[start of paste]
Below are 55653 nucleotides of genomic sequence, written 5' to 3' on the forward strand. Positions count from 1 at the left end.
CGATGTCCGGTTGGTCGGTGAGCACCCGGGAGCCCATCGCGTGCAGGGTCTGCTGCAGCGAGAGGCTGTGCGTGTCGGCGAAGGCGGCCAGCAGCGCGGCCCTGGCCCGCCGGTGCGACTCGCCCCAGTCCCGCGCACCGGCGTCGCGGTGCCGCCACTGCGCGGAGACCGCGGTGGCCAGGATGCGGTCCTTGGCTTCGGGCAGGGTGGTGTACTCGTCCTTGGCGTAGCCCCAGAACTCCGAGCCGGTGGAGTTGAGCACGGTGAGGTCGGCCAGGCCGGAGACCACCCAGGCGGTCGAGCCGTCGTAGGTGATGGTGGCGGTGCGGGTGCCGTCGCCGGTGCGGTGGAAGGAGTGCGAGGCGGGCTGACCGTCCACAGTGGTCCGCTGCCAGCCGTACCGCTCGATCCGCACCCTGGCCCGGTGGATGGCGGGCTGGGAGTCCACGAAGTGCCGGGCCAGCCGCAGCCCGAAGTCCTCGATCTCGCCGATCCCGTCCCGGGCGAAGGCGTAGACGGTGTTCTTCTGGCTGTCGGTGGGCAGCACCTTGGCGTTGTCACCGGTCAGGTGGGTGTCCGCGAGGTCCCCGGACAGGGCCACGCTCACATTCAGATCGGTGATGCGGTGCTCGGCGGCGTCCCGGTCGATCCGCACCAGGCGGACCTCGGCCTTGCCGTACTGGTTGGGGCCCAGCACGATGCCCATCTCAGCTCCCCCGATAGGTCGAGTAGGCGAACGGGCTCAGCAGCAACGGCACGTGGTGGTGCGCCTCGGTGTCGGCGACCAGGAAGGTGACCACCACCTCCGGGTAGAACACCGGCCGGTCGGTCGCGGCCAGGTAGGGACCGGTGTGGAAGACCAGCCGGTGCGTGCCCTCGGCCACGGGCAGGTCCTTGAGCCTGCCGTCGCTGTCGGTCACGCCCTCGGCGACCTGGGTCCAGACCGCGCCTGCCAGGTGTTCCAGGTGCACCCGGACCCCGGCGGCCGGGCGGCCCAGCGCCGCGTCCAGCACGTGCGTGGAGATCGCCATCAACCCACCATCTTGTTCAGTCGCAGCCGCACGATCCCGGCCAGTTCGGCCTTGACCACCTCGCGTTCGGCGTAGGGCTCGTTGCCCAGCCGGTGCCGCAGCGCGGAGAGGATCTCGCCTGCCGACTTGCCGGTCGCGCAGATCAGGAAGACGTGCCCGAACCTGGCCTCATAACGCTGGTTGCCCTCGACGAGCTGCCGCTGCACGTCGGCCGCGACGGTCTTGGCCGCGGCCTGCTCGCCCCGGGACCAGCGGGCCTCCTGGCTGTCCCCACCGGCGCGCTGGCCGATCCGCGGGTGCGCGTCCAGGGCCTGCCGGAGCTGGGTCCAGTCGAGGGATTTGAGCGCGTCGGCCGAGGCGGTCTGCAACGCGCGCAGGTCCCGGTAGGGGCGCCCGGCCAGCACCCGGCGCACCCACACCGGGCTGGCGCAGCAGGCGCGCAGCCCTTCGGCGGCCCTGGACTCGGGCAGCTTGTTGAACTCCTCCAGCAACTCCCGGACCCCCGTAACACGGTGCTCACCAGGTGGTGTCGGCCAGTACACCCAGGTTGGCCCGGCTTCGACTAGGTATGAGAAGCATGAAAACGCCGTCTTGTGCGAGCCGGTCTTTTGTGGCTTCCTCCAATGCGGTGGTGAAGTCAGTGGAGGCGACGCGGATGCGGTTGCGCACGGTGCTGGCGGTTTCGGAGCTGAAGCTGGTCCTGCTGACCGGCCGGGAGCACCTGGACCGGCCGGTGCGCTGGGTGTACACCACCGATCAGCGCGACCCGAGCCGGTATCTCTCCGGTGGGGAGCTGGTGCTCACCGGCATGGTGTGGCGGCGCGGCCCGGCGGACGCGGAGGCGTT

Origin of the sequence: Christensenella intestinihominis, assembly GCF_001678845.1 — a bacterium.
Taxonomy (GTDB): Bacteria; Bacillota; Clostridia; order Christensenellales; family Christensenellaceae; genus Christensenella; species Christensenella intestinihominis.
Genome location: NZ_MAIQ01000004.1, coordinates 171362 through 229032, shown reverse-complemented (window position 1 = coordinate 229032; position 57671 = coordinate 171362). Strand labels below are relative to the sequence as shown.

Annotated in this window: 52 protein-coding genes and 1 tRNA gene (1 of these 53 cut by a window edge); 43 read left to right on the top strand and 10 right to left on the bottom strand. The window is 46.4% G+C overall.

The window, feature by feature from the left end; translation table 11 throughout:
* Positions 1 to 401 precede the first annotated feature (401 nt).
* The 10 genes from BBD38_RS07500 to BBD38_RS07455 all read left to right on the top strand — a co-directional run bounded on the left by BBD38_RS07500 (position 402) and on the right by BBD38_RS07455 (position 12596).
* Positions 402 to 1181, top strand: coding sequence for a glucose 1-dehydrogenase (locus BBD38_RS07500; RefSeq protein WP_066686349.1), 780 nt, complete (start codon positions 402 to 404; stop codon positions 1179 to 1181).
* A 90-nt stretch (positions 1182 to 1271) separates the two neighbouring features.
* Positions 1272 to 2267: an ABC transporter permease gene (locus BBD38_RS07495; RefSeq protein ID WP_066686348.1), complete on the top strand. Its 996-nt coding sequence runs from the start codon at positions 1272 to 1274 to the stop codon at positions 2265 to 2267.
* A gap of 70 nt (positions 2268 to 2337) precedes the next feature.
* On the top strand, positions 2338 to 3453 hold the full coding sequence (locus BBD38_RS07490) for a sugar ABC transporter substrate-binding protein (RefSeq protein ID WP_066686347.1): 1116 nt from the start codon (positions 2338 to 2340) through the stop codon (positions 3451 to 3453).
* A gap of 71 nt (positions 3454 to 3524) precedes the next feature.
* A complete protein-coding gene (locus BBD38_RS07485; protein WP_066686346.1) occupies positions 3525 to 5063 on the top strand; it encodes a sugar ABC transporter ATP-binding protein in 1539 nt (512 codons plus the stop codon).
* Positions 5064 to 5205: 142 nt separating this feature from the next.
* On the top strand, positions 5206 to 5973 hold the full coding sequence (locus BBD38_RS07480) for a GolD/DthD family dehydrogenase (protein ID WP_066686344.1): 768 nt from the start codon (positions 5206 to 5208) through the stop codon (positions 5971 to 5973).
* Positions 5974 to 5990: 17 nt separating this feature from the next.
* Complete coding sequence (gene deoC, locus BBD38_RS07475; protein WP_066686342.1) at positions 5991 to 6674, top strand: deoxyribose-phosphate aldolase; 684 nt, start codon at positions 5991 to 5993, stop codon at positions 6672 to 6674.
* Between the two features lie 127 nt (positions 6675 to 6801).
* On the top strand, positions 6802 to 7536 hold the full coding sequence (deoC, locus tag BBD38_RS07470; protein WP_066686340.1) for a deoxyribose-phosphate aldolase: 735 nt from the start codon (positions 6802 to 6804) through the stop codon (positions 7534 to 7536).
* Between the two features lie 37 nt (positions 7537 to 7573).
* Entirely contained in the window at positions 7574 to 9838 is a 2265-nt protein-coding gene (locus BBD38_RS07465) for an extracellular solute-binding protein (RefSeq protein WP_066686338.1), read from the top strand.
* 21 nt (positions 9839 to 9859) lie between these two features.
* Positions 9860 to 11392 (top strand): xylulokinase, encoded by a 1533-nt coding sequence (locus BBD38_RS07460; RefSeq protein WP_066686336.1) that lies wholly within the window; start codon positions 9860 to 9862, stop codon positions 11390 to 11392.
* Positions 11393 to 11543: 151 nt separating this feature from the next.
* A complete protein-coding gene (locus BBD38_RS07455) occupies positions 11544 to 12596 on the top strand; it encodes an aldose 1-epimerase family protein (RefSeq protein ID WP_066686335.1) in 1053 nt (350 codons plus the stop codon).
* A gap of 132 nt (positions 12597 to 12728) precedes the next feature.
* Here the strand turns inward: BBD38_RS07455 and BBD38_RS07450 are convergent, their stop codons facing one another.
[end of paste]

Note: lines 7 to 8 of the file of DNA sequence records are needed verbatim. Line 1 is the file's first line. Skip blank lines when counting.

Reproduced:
The window, feature by feature from the left end; translation table 11 throughout:
* Positions 1 to 401 precede the first annotated feature (401 nt).